4/3/13 – ADG: Property ministry’s not Alamo’s, can’t be sold, lawyer says ***COMMENTS***

Arkansas Democrat Gazette
April 3, 2013
By Andy Davis

Property ministry’s not Alamo’s, can’t be sold, lawyer says

Five buildings and a parking lot in Fort Smith should not be auctioned to satisfy a $30 million judgment against evangelist Tony Alamo because the property belongs to Alamo’s ministry, not him, an attorney for the preacher told a judge Tuesday.

At a hearing in U.S. District Court in Texarkana, attorneys for the two former ministry members who won the judgment responded that the ministry can’t be the owner because it is not a legal entity.

“That’s just a new angle” to avoid paying his creditors, attorney Neil Smith, representing former ministry members Seth Calagna and Spencer Ondrisek, told U.S. Magistrate Judge Barry Bryant at the hearing.

Calagna and Ondrisek won the judgment against Alamo for their claims in a lawsuit that Alamo ordered them to be beaten and forced to fast while they were children and members of the ministry, which has branches in Fouke and Fort Smith in Arkansas, and in California.

In a court filing in February, they asked Bryant to issue a “writ of execution” allowing for the seizure and auction of the Fort Smith property to satisfy the judgment.

Bryant did not issue a ruling on the request Tuesday. Instead, he asked attorneys for Alamo and the former members to submit written arguments on whether the ministry could be considered to be the property’s owner.

The property at issue includes a church, a gym building, a warehouse, a restaurant, a house and a parking lot.

Alamo, now an inmate in federal prison, did not attend the hearing, but Smith played a video presentation, titled “The Quitclaim Scheme,” in which the evangelist testified in a deposition that ministry property is listed in the names of multiple church members who have been with the ministry for at least 20 years.

Each member signs a quitclaim deed that could be used to relinquish his ownership, Alamo explained in the deposition.

The date and space for a notary signature on the quitclaim deed is left blank. As long as the member remains in good standing, the deed is not filed, Alamo testified.

“If they act up or they become, like, anti-Christ, which means they don’t want to serve the Lord anymore, then, boom, the title is in someone else’s name,” Alamo said in the deposition.

Alamo also testified that the members did not hire him to be the church’s leader and cannot fire him.

“Nobody hired me,” Alamo testified. “God did.”

Steve Johnson, a former ministry member, is listed on deeds as one owner. His attorney, David Crisp, said Johnson would not object to relinquishing any claim to the property’s ownership, but he noted that some of the buildings have mortgages, and Johnson would want to be assured that he would not have any responsibility for paying them.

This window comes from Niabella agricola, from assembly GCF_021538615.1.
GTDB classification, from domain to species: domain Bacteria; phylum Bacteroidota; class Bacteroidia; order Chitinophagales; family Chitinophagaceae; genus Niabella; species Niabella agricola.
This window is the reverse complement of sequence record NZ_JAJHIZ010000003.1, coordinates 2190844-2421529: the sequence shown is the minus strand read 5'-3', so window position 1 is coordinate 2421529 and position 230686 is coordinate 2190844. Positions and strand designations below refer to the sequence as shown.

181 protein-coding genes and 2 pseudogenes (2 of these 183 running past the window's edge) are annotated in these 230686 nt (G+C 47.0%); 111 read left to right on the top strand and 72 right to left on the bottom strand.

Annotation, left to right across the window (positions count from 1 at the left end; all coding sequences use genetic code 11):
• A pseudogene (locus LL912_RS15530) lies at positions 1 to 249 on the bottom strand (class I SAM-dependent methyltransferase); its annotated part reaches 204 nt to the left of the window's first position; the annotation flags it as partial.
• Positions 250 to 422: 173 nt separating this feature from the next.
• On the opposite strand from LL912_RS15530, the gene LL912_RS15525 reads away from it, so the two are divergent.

Smith said Calagna and Ondrisek want Bryant to order the transfer of Johnson’s ownership interest, but not the ownership interest of the current church members who are also listed as owners.

Alamo’s attorney, John Rogers of Clayton, Mo., agreed that Johnson and the church members listed on deeds are not the true property owners. He contended that the property is owned collectively by all of the ministry’s members, some of whom continue to use the property.

As one member, Rogers acknowledged that Alamo has a “nebulous” ownership interest in the property. He said he would need to consult with Alamo about whether Alamo would contest having that interest auctioned to satisfy the judgment.

W. David Carter, another attorney for Calagna and Ondrisek, said that once a writ is issued, the U.S. Marshals Service would issue a public notice allowing anyone with a claim to the property to step forward.

He said it wouldn’t be practical to notify each church member, noting that the ministry claims on its website to have “200 million” followers, many of whom, it says, are in Africa.

Alamo, 78, was convicted in 2009 of taking five underage girls across state lines for sex in violation of the federal Mann Act and was sentenced to 175 years in prison.

The accusers in the criminal case, along with other former members, have filed a lawsuit against Alamo and several church members that is set for trial in January 2014.

In: 2013, Breaking News

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3 Posts

  1. Dyann Says:

    As usual, every thing Hoffman’s attorney spouts is WRONG.. Just like his master/pastor *lol*

  2. erik o Says:

    these sheeple need their rotten apple cart turned over so they can learn responsibility. its pretty pathetic how willing they are to lie cheat, steal and rape in the name of Christ.

  3. SMC135 Says:

    Great. Lets hope the rest of this jerks properties are taken. I hope this cult crumbles to the ground. The people in their need to be freed…. and de-programmed.

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